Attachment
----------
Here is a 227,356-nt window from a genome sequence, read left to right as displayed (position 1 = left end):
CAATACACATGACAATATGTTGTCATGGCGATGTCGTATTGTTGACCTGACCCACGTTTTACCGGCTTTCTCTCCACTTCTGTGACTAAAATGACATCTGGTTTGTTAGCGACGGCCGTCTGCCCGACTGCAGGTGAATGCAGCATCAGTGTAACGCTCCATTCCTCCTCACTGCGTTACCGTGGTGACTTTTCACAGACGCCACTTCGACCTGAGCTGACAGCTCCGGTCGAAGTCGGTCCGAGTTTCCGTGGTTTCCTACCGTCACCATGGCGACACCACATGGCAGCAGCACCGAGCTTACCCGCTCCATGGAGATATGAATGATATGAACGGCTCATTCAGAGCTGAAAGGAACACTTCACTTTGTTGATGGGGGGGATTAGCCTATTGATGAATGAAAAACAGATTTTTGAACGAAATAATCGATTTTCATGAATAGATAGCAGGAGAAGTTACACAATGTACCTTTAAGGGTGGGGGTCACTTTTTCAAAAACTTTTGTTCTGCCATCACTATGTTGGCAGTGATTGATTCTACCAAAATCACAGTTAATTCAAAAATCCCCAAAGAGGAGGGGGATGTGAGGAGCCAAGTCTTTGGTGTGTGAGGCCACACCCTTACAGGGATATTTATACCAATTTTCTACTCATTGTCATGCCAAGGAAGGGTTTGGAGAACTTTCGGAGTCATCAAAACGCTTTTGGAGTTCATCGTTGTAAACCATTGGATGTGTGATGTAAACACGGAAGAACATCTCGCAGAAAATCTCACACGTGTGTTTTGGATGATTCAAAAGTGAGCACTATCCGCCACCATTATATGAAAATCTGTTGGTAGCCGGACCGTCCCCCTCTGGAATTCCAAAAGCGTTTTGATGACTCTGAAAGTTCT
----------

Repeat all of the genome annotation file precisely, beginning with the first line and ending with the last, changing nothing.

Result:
Here is a 227,356-nt window from a genome sequence, read left to right as displayed (position 1 = left end):
CAATACACATGACAATATGTTGTCATGGCGATGTCGTATTGTTGACCTGACCCACGTTTTACCGGCTTTCTCTCCACTTCTGTGACTAAAATGACATCTGGTTTGTTAGCGACGGCCGTCTGCCCGACTGCAGGTGAATGCAGCATCAGTGTAACGCTCCATTCCTCCTCACTGCGTTACCGTGGTGACTTTTCACAGACGCCACTTCGACCTGAGCTGACAGCTCCGGTCGAAGTCGGTCCGAGTTTCCGTGGTTTCCTACCGTCACCATGGCGACACCACATGGCAGCAGCACCGAGCTTACCCGCTCCATGGAGATATGAATGATATGAACGGCTCATTCAGAGCTGAAAGGAACACTTCACTTTGTTGATGGGGGGGATTAGCCTATTGATGAATGAAAAACAGATTTTTGAACGAAATAATCGATTTTCATGAATAGATAGCAGGAGAAGTTACACAATGTACCTTTAAGGGTGGGGGTCACTTTTTCAAAAACTTTTGTTCTGCCATCACTATGTTGGCAGTGATTGATTCTACCAAAATCACAGTTAATTCAAAAATCCCCAAAGAGGAGGGGGATGTGAGGAGCCAAGTCTTTGGTGTGTGAGGCCACACCCTTACAGGGATATTTATACCAATTTTCTACTCATTGTCATGCCAAGGAAGGGTTTGGAGAACTTTCGGAGTCATCAAAACGCTTTTGGAGTTCATCGTTGTAAACCATTGGATGTGTGATGTAAACACGGAAGAACATCTCGCAGAAAATCTCACACGTGTGTTTTGGATGATTCAAAAGTGAGCACTATCCGCCACCATTATATGAAAATCTGTTGGTAGCCGGACCGTCCCCCTCTGGAATTCCAAAAGCGTTTTGATGACTCTGAAAGTTCT